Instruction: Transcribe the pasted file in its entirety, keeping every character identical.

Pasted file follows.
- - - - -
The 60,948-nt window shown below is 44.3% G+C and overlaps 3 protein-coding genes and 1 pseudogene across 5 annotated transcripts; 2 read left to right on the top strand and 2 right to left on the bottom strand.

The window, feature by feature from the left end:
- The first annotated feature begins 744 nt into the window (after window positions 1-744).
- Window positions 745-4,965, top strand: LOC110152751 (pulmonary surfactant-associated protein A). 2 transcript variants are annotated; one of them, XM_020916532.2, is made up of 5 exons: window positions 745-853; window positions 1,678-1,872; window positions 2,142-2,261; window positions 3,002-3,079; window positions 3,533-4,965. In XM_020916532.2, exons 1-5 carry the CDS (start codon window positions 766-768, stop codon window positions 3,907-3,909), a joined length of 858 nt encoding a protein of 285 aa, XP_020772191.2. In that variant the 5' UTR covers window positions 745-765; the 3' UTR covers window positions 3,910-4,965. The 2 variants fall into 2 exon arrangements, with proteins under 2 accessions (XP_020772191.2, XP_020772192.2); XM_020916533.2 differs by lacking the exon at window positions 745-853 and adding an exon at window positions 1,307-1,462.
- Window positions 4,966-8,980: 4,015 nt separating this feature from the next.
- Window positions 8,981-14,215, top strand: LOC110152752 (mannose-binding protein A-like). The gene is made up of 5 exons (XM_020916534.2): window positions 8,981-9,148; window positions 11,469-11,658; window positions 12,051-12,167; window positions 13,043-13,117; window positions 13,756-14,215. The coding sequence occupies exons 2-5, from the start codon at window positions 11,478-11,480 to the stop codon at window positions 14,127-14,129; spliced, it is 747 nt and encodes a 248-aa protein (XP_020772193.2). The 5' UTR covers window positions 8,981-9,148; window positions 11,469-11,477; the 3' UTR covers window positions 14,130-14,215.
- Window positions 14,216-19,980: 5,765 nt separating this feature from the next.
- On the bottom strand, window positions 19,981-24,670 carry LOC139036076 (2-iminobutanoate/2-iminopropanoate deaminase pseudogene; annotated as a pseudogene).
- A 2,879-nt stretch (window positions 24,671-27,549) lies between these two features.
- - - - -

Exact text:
The 60,948-nt window shown below is 44.3% G+C and overlaps 3 protein-coding genes and 1 pseudogene across 5 annotated transcripts; 2 read left to right on the top strand and 2 right to left on the bottom strand.

The window, feature by feature from the left end:
- The first annotated feature begins 744 nt into the window (after window positions 1-744).
- Window positions 745-4,965, top strand: LOC110152751 (pulmonary surfactant-associated protein A). 2 transcript variants are annotated; one of them, XM_020916532.2, is made up of 5 exons: window positions 745-853; window positions 1,678-1,872; window positions 2,142-2,261; window positions 3,002-3,079; window positions 3,533-4,965. In XM_020916532.2, exons 1-5 carry the CDS (start codon window positions 766-768, stop codon window positions 3,907-3,909), a joined length of 858 nt encoding a protein of 285 aa, XP_020772191.2. In that variant the 5' UTR covers window positions 745-765; the 3' UTR covers window positions 3,910-4,965. The 2 variants fall into 2 exon arrangements, with proteins under 2 accessions (XP_020772191.2, XP_020772192.2); XM_020916533.2 differs by lacking the exon at window positions 745-853 and adding an exon at window positions 1,307-1,462.
- Window positions 4,966-8,980: 4,015 nt separating this feature from the next.
- Window positions 8,981-14,215, top strand: LOC110152752 (mannose-binding protein A-like). The gene is made up of 5 exons (XM_020916534.2): window positions 8,981-9,148; window positions 11,469-11,658; window positions 12,051-12,167; window positions 13,043-13,117; window positions 13,756-14,215. The coding sequence occupies exons 2-5, from the start codon at window positions 11,478-11,480 to the stop codon at window positions 14,127-14,129; spliced, it is 747 nt and encodes a 248-aa protein (XP_020772193.2). The 5' UTR covers window positions 8,981-9,148; window positions 11,469-11,477; the 3' UTR covers window positions 14,130-14,215.
- Window positions 14,216-19,980: 5,765 nt separating this feature from the next.
- On the bottom strand, window positions 19,981-24,670 carry LOC139036076 (2-iminobutanoate/2-iminopropanoate deaminase pseudogene; annotated as a pseudogene).
- A 2,879-nt stretch (window positions 24,671-27,549) lies between these two features.